The DoubleAnimation object references the TranslateTransform that we named "myTranslate" by defining Storyboard.TargetName. Likewise, Storyboard.TargetProperty references the X value of the transform.

The To value determines how far on the x axis to move. The Duration value specifies the time length of the animation -- in this case, 10 seconds. The AutoReverse value states that the animation should reverse itself after the duration. Finally, the RepeatBehavior value states that the animation loops forever.

Step 5: Add a  Key-Frame Animation
A key-frame animation allows you to define a set of values (key frames) for the animation, rather than just a starting and ending values. In addition, you can control the interpolation of values used by the animation.  Interpolation refers to the intermediate frames that are automatically generated between two key frame values. We'll add a DoubleAnimationUsingKeyFrames object, that is comprised of three LinearDoubleKeyFrame objects:

<Storyboard>
  <
DoubleAnimationUsingKeyFrames Duration="0:0:2"
  
 Storyboard.TargetName="myTranslate"
  
 Storyboard.TargetProperty="Y"
  
 RepeatBehavior="Forever">
    <
LinearDoubleKeyFrame Value="-100" KeyTime="0:0:0"/>
    <LinearDoubleKeyFrame Value="0"    KeyTime="0:0:1.1"/>
    <LinearDoubleKeyFrame Value="-100" KeyTime="0:0:1.2"/>
  </
DoubleAnimationUsingKeyFrames>

  <DoubleAnimation Storyboard.TargetName="myTranslate"
  
 Storyboard.TargetProperty="X" To="200" Duration="0:0:10"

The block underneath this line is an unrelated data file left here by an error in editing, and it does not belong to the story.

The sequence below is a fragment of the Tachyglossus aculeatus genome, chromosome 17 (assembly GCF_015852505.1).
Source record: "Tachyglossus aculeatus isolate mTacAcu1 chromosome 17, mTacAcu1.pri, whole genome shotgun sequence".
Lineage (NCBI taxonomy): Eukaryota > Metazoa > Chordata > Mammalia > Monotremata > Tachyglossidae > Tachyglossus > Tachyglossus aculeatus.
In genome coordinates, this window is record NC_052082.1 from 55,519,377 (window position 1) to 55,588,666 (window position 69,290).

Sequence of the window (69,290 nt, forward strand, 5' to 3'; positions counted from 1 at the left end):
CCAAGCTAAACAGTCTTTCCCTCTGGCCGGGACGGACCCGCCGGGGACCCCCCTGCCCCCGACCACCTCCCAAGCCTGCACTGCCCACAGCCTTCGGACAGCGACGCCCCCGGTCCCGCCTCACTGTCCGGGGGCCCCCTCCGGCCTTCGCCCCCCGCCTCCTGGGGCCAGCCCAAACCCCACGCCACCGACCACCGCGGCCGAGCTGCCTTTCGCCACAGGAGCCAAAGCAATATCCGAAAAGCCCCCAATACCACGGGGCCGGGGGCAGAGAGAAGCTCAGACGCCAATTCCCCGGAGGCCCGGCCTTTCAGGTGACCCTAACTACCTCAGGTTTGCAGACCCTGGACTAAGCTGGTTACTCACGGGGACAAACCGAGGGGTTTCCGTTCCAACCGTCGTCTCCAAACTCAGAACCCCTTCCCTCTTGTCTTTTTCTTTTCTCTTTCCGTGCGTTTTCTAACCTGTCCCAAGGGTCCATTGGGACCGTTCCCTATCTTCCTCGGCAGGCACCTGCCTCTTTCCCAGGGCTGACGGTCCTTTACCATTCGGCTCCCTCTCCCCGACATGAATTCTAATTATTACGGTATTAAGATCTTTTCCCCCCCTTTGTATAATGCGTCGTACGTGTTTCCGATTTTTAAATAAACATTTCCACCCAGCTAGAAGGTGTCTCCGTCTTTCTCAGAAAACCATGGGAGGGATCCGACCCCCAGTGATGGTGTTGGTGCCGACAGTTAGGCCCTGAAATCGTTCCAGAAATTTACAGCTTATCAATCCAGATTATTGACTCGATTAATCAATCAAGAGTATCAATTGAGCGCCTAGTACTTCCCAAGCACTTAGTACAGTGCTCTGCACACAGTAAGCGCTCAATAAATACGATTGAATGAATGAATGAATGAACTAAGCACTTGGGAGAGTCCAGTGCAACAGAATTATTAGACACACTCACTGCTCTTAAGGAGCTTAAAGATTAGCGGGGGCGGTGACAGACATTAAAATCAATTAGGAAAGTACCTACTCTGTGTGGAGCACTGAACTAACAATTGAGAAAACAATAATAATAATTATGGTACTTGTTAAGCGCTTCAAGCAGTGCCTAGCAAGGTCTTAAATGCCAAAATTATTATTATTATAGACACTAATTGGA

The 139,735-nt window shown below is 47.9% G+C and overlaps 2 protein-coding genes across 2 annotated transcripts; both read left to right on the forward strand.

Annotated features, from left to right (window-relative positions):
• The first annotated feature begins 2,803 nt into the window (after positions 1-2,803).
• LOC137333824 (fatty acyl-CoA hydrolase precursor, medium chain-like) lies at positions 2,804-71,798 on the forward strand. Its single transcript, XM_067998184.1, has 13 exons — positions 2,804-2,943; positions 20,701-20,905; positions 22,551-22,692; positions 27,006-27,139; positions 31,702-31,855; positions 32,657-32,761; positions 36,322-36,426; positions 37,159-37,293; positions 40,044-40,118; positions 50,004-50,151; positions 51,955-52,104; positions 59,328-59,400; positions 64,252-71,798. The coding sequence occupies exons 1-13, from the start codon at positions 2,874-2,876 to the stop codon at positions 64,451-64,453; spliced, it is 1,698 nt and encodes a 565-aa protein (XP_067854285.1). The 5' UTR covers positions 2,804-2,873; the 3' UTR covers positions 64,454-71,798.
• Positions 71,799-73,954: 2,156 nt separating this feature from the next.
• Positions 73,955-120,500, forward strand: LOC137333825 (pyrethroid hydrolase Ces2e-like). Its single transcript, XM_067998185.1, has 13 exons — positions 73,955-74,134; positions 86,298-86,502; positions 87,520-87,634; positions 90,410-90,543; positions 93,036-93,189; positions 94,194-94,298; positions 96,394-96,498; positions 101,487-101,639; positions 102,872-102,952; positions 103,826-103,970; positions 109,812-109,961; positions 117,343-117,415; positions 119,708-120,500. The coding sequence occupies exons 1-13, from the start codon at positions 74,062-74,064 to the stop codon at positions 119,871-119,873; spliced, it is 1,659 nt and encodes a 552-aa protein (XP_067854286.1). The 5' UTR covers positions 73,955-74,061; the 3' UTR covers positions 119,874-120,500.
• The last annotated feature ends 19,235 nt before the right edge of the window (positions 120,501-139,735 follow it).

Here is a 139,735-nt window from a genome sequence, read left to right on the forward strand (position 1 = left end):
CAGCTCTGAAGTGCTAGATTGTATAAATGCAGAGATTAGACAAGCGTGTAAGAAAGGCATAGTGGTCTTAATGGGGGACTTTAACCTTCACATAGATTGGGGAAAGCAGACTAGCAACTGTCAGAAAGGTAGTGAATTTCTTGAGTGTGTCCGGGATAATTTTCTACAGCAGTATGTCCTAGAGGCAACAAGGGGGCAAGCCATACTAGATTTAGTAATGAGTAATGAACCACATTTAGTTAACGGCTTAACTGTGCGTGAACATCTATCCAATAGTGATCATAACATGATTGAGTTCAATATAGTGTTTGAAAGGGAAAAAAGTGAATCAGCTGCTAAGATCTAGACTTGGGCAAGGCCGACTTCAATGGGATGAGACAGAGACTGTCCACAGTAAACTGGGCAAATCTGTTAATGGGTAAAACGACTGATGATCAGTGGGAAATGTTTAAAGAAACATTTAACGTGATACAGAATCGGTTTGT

AutoReverse="True" RepeatBehavior="Forever"/>
</
Storyboard>

The Duration value of the DoubleAnimationUsingKeyFrames object refers to the total length of time that the key frames represents. The object references the TranslateTransform that we named "myTranslate". Whereas the DoubleAnimation referenced the X value of the transform, this object references the Y value of the transform, causing Skippy to move along the y axis.

The LinearDoubleKeyFrame objects reference specific values of the Y value at specific times in the animation. The end result is that Skippy moves up and down at a constant rate of speed. So how can we get Skippy to move up and down in a more realistic way, like a true bouncing object?

Step 6: Add Splined Interpolation
The way to add more realistic acceleration and deceleration effects to key frames is to create splined interpolation, which allows you to create a variable rate of change in a value based on a calculation. To complete the key-frame animation sequence, add two SplineDoubleKeyFrame objects, and remove the last LinearDoubleKeyFrame object:

<Storyboard>
  <
DoubleAnimationUsingKeyFrames Duration="0:0:2"
  
 Storyboard.TargetName="myTranslate"
  
 Storyboard.TargetProperty="Y"
  
 RepeatBehavior="Forever">
    <
LinearDoubleKeyFrame Value="-100" KeyTime="0:0:0"/>
    <SplineDoubleKeyFrame Value="0"    KeyTime="0:0:1"
    
 KeySpline="0, 0, 0.5, 0"/>
    <LinearDoubleKeyFrame Value="0"    KeyTime="0:0:1.1"/>
    <SplineDoubleKeyFrame Value="-100" KeyTime="0:0:2"
   
  KeySpline="0, 0, 0, 0.5"/>
  </DoubleAnimationUsingKeyFrames>

  <DoubleAnimation Storyboard.TargetName="myTranslate"
  
 Storyboard.TargetProperty="X" To="200" Duration="0:0:10"
  
 AutoReverse="True" RepeatBehavior="Forever"/>
</
Storyboard>

The KeySpline values of the SplineDoubleKeyFrame objects define quadratic Bezier curves. The resulting curves specify how an animation is interpolated during a time segment; that is, the curve represents the rate of change in the animation's target attribute over the time segment.

Once you have added all the key frames, notice how Skippy slows as he reaches the top of the bounce. Then, he starts falling at an increasingly faster rate on his descent. Yessss! Skippy has got that bounce!

Enjoy,
Lorin